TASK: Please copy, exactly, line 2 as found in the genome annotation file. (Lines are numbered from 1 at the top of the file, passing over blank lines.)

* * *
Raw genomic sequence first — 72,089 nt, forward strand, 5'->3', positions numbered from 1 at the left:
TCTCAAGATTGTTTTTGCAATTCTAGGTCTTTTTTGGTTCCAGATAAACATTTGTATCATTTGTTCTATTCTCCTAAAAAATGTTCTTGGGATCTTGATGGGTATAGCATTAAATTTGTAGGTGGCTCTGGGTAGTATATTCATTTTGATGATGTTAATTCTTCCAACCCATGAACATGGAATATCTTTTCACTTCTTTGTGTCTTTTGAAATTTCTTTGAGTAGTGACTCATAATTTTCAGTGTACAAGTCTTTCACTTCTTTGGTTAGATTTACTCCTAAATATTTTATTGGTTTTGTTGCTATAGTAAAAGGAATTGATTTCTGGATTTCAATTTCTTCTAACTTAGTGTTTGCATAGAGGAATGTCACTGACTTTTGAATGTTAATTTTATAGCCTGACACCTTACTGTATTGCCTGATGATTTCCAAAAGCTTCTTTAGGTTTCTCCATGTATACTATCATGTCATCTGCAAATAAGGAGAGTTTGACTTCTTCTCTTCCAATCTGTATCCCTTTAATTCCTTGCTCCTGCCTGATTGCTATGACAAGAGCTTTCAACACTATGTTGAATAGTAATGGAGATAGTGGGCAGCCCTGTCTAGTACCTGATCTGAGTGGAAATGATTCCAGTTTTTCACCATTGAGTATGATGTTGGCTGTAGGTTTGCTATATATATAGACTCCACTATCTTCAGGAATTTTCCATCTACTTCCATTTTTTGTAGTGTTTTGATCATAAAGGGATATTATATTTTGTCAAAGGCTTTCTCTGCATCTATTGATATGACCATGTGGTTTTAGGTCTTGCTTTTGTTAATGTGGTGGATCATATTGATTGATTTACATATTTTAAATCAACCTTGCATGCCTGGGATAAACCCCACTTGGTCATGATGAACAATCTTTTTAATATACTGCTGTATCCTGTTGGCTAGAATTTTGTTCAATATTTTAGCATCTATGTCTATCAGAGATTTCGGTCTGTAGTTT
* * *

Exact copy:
TCTCAAGATTGTTTTTGCAATTCTAGGTCTTTTTTGGTTCCAGATAAACATTTGTATCATTTGTTCTATTCTCCTAAAAAATGTTCTTGGGATCTTGATGGGTATAGCATTAAATTTGTAGGTGGCTCTGGGTAGTATATTCATTTTGATGATGTTAATTCTTCCAACCCATGAACATGGAATATCTTTTCACTTCTTTGTGTCTTTTGAAATTTCTTTGAGTAGTGACTCATAATTTTCAGTGTACAAGTCTTTCACTTCTTTGGTTAGATTTACTCCTAAATATTTTATTGGTTTTGTTGCTATAGTAAAAGGAATTGATTTCTGGATTTCAATTTCTTCTAACTTAGTGTTTGCATAGAGGAATGTCACTGACTTTTGAATGTTAATTTTATAGCCTGACACCTTACTGTATTGCCTGATGATTTCCAAAAGCTTCTTTAGGTTTCTCCATGTATACTATCATGTCATCTGCAAATAAGGAGAGTTTGACTTCTTCTCTTCCAATCTGTATCCCTTTAATTCCTTGCTCCTGCCTGATTGCTATGACAAGAGCTTTCAACACTATGTTGAATAGTAATGGAGATAGTGGGCAGCCCTGTCTAGTACCTGATCTGAGTGGAAATGATTCCAGTTTTTCACCATTGAGTATGATGTTGGCTGTAGGTTTGCTATATATATAGACTCCACTATCTTCAGGAATTTTCCATCTACTTCCATTTTTTGTAGTGTTTTGATCATAAAGGGATATTATATTTTGTCAAAGGCTTTCTCTGCATCTATTGATATGACCATGTGGTTTTAGGTCTTGCTTTTGTTAATGTGGTGGATCATATTGATTGATTTACATATTTTAAATCAACCTTGCATGCCTGGGATAAACCCCACTTGGTCATGATGAACAATCTTTTTAATATACTGCTGTATCCTGTTGGCTAGAATTTTGTTCAATATTTTAGCATCTATGTCTATCAGAGATTTCGGTCTGTAGTTT